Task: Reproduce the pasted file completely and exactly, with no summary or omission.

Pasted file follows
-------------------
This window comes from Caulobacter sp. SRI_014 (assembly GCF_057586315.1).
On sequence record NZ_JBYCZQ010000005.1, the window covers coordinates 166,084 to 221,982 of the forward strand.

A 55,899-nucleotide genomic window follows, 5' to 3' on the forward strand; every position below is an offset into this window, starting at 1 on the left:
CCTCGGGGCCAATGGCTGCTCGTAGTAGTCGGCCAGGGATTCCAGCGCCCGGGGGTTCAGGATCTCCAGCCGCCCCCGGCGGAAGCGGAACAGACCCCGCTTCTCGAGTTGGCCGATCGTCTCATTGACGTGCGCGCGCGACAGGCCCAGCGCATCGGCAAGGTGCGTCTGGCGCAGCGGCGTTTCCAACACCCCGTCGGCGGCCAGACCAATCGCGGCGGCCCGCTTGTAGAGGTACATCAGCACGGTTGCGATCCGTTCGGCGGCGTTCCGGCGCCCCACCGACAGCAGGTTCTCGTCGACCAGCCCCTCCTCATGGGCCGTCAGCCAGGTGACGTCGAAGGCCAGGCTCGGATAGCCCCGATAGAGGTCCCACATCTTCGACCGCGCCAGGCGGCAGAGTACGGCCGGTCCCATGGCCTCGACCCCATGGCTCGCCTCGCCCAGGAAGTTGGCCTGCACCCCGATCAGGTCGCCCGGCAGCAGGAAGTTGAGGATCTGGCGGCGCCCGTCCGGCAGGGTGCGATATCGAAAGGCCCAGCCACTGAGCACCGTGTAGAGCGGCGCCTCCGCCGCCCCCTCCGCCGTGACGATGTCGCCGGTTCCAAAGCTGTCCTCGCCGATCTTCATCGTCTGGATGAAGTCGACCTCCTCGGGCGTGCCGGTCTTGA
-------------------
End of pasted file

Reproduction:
This window comes from Caulobacter sp. SRI_014 (assembly GCF_057586315.1).
On sequence record NZ_JBYCZQ010000005.1, the window covers coordinates 166,084 to 221,982 of the forward strand.

A 55,899-nucleotide genomic window follows, 5' to 3' on the forward strand; every position below is an offset into this window, starting at 1 on the left:
CCTCGGGGCCAATGGCTGCTCGTAGTAGTCGGCCAGGGATTCCAGCGCCCGGGGGTTCAGGATCTCCAGCCGCCCCCGGCGGAAGCGGAACAGACCCCGCTTCTCGAGTTGGCCGATCGTCTCATTGACGTGCGCGCGCGACAGGCCCAGCGCATCGGCAAGGTGCGTCTGGCGCAGCGGCGTTTCCAACACCCCGTCGGCGGCCAGACCAATCGCGGCGGCCCGCTTGTAGAGGTACATCAGCACGGTTGCGATCCGTTCGGCGGCGTTCCGGCGCCCCACCGACAGCAGGTTCTCGTCGACCAGCCCCTCCTCATGGGCCGTCAGCCAGGTGACGTCGAAGGCCAGGCTCGGATAGCCCCGATAGAGGTCCCACATCTTCGACCGCGCCAGGCGGCAGAGTACGGCCGGTCCCATGGCCTCGACCCCATGGCTCGCCTCGCCCAGGAAGTTGGCCTGCACCCCGATCAGGTCGCCCGGCAGCAGGAAGTTGAGGATCTGGCGGCGCCCGTCCGGCAGGGTGCGATATCGAAAGGCCCAGCCACTGAGCACCGTGTAGAGCGGCGCCTCCGCCGCCCCCTCCGCCGTGACGATGTCGCCGGTTCCAAAGCTGTCCTCGCCGATCTTCATCGTCTGGATGAAGTCGACCTCCTCGGGCGTGCCGGTCTTGA